The Count’s Millions

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Author: Emile Gaboriau

XVIII.

The woman in the carriage was none other than Madame Lia d’Argeles. She was attired in one of those startling costumes which are the rage nowadays, and which impart the same bold and brazen appearance to all who wear them: so much so, that the most experienced observers are no longer able to distinguish the honest mother of a family from a notorious character. A Dutchman, named Van Klopen, who was originally a tailor at Rotterdam, rightfully ascribes the honor of this progress to himself. One can scarcely explain how it happens that this individual, who calls himself "the dressmaker of the queens of Europe," has become the arbiter of Parisian elegance; but it is an undeniable fact that he does reign over fashion. He decrees the colors that shall be worn, decides whether dresses shall be short or long, whether paniers shall be adopted or discarded, whether ruches and puffs and flowers shall be allowed, and in what form; and his subjects, the so-called elegant women of Paris, obey him implicitly.

Madame d’Argeles would personally have preferred less finery, perhaps, but it would not have done for her to be out of the fashion. She wore an imperceptible hat, balanced on an immense pyramidal chignon, from which escaped a torrent of wavy hair. "What a beautiful woman!" exclaimed the dazzled Chupin, and indeed, seen from this distance, she did not look a day more than thirty-five—an age when beauty possesses all the alluring charm of the luscious fruit of autumn. She was giving orders for the drive, and her coachman, with a rose in his buttonhole, listened while he reined in the spirited horse. "The weather’s superb," added Chupin. "She’ll no doubt drive round the lakes in the Bois de Boulogne----"

"Ah, she’s off!" interrupted M. Fortunat. "Run, Victor, run! and don’t be miserly as regards carriage hire; all your expenses shall be liberally refunded you."

Chupin was already far away. Madame d’Argeles’s horse went swiftly enough, but the agent’s emissary had the limbs and the endurance of a stag, and he kept pace with the victoria without much difficulty. And as he ran along, his brain was busy. "If I don’t take a cab," he said to himself, "if I follow the woman on foot, I shall have a perfect right to pocket the forty-five sous an hour—fifty, counting the gratuity—that a cab would cost."

But on reaching the Champ Elysees, he discovered, to his regret, that this plan was impracticable, for on running down the Avenue de l’Imperatrice after the rapidly driven carriage, he could not fail to attract attention. Stifling a sigh of regret, and seeing a cab at a stand near by, he hastily hailed it. "Where do you want to go, sir?" inquired the driver.

"Just follow that blue victoria, in which a handsome lady is seated, my good fellow."

The order did not surprise the cabman, but rather the person who gave it; for in spite of his fine apparel, Chupin did not seem quite the man for such an adventure. "Excuse me," said the Jehu, in a slightly ironical tone, "I----"

"I said exactly what I mean," retorted Chupin, whose pride was severely wounded. "And no more talk—hurry on, or we shall miss the track."

This last remark was correct, for if Madame d’Argeles’s coachman had not slackened his horse’s speed on passing round the Arc de Triomphe, the woman would have escaped Chupin, for that day at least. However, this circumstance gave the cabman an opportunity to overtake the victoria; and after that the two vehicles kept close together as they proceeded down the Avenue de l’Imperatrice. But at the entrance of the Bois de Boulogne Chupin ordered his driver to stop. "Halt!" he exclaimed; "I shall get out. Pay the extra cab charges for passing beyond the limits of Paris!—never! I’ll crawl on my hands and knees first. Here are forty sous for your fare—and good-evening to you."

And, as the blue victoria was already some distance in advance, he started off at the top of his speed to overtake it. This manoeuvre was the result of his meditations while riding along. "What will this fine lady do when she gets to the Bois?" he asked himself. "Why, her coachman will take his place in the procession, and drive her slowly round and round the lakes. Meantime I can trot along beside her without attracting attention— and it will be good for my health."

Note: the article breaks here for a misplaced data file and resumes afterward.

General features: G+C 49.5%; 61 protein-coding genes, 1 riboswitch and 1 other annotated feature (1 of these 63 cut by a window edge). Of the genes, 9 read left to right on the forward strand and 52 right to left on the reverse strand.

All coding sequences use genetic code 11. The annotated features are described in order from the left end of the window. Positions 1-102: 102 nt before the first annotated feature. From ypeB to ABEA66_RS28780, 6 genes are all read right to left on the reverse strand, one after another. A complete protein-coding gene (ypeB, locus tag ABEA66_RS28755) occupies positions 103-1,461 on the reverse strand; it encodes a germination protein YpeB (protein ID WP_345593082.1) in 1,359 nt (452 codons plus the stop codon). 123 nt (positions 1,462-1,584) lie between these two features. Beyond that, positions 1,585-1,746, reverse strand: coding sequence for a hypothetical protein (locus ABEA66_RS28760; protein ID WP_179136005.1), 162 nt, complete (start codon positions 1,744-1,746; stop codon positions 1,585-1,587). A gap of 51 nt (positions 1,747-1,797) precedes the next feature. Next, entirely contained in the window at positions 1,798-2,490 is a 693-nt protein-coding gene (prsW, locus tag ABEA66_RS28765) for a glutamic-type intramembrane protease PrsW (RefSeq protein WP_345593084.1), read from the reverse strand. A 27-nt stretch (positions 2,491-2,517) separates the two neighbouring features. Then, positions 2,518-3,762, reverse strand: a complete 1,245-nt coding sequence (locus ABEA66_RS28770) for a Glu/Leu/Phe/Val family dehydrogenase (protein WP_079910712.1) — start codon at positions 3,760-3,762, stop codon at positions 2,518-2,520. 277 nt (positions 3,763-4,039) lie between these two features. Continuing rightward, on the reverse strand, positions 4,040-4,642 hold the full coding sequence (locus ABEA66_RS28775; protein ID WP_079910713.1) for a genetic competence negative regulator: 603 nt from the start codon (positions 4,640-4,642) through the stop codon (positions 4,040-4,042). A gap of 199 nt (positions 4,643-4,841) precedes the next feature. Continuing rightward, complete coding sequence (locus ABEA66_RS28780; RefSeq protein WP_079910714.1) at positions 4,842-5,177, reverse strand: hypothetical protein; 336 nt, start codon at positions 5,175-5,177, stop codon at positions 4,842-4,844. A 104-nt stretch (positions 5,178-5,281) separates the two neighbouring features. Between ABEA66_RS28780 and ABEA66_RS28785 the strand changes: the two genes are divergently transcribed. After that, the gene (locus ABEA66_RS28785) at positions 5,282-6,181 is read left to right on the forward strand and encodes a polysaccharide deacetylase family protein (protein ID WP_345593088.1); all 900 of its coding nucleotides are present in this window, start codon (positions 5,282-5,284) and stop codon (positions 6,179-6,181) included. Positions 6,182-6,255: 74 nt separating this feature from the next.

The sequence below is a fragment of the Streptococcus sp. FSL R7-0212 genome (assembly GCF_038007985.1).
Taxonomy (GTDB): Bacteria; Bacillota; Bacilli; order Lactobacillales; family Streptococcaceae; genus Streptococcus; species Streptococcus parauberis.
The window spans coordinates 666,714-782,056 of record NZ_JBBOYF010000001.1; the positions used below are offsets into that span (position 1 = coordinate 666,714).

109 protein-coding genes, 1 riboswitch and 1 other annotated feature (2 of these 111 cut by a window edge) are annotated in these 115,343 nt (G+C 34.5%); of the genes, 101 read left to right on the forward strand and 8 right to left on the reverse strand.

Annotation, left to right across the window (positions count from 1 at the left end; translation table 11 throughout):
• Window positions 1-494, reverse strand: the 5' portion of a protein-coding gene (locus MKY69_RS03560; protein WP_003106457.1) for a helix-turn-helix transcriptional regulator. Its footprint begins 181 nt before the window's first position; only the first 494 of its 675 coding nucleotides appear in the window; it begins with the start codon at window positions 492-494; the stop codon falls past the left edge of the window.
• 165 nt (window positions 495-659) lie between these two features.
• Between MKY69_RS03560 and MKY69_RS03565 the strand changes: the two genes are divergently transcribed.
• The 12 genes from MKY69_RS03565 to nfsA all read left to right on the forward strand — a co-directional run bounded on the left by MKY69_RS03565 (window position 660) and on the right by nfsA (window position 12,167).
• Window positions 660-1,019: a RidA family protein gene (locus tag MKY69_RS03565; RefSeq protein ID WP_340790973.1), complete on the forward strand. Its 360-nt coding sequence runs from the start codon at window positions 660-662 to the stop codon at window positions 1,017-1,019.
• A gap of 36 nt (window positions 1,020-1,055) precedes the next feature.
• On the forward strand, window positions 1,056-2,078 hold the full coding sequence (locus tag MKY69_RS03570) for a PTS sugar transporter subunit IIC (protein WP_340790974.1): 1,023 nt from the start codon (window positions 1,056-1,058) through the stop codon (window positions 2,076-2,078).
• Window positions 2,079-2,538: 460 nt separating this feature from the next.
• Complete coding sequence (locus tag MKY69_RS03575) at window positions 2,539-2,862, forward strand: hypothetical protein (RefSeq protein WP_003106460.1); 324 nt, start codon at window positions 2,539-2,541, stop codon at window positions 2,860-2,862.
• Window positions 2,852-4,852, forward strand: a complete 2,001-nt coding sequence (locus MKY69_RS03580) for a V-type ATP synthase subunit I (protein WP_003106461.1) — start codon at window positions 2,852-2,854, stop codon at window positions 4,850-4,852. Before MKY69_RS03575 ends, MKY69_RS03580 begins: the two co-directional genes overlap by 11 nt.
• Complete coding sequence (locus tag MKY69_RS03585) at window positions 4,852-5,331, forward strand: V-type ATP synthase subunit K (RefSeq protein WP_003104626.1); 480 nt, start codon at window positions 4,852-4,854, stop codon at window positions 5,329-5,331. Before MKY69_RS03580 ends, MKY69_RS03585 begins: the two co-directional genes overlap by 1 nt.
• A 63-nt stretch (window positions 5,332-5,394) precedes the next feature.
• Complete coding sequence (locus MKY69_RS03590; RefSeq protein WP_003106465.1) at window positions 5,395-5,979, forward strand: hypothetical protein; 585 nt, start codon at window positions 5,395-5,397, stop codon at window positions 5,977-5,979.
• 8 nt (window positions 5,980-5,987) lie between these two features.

His expectations were realized in every respect. The victoria soon turned to the left, and took its place in the long line of equipages which were slowly winding round the lake. Having gained the foot-path which borders the sheet of water, Chupin followed the carriage easily enough, with his hands in his pockets, and his heart jubilant at the thought that he would gain the sum supposed to have been spent in cab hire, in addition to the compensation which had been promised him. "This is a strange way of enjoying one’s self," he muttered, as he trotted along. "There can’t be much pleasure in going round and round this lake. If ever I’m rich, I’ll find some other way of amusing myself."

Poor Chupin did not know that people do not go to the Bois to enjoy themselves, but rather to torment others. This broad drive is in reality only a field for the airing of vanity—a sort of open-air bazaar for the display of dresses and equipages. People come here to see and to be seen; and, moreover, this is neutral ground, where so-called honest women can meet those notorious characters from whom they are elsewhere separated by an impassable abyss. What exquisite pleasure it must be to the dames of society to find themselves beside Jenny Fancy or Ninette Simplon, or any other of those young ladies whom they habitually call "creatures," but whom they are continually talking of, and whose toilettes, make-up, and jargon, they assiduously copy!

However, Chupin indulged in none of these reflections. He was engaged in noting Madame d’Argeles’s evident anxiety and restlessness. She looked eagerly on all sides, sometimes half leaning out of her carriage, and immediately turning her head whenever she heard the gallop of a horseman behind her. She was evidently looking or waiting for some one, but the person did not make his appearance, and so, growing weary of waiting, after driving three times round the lake, she made a sign to her coachman, who at once drew out of line, and turned his horse into a side-path. Chupin hastened after the victoria, keeping it in sight until he was fortunate enough to meet an empty cab, which he at once hired. Madame d’Argeles’s coachman, who had received his orders, now drove down the Champs Elysees, again crossed the Place de la Concorde, turned into the boulevards, and stopped short at the corner of the Chaussee d’Antin, where, having tied a thick veil over her face, Madame Lia abruptly alighted and walked away.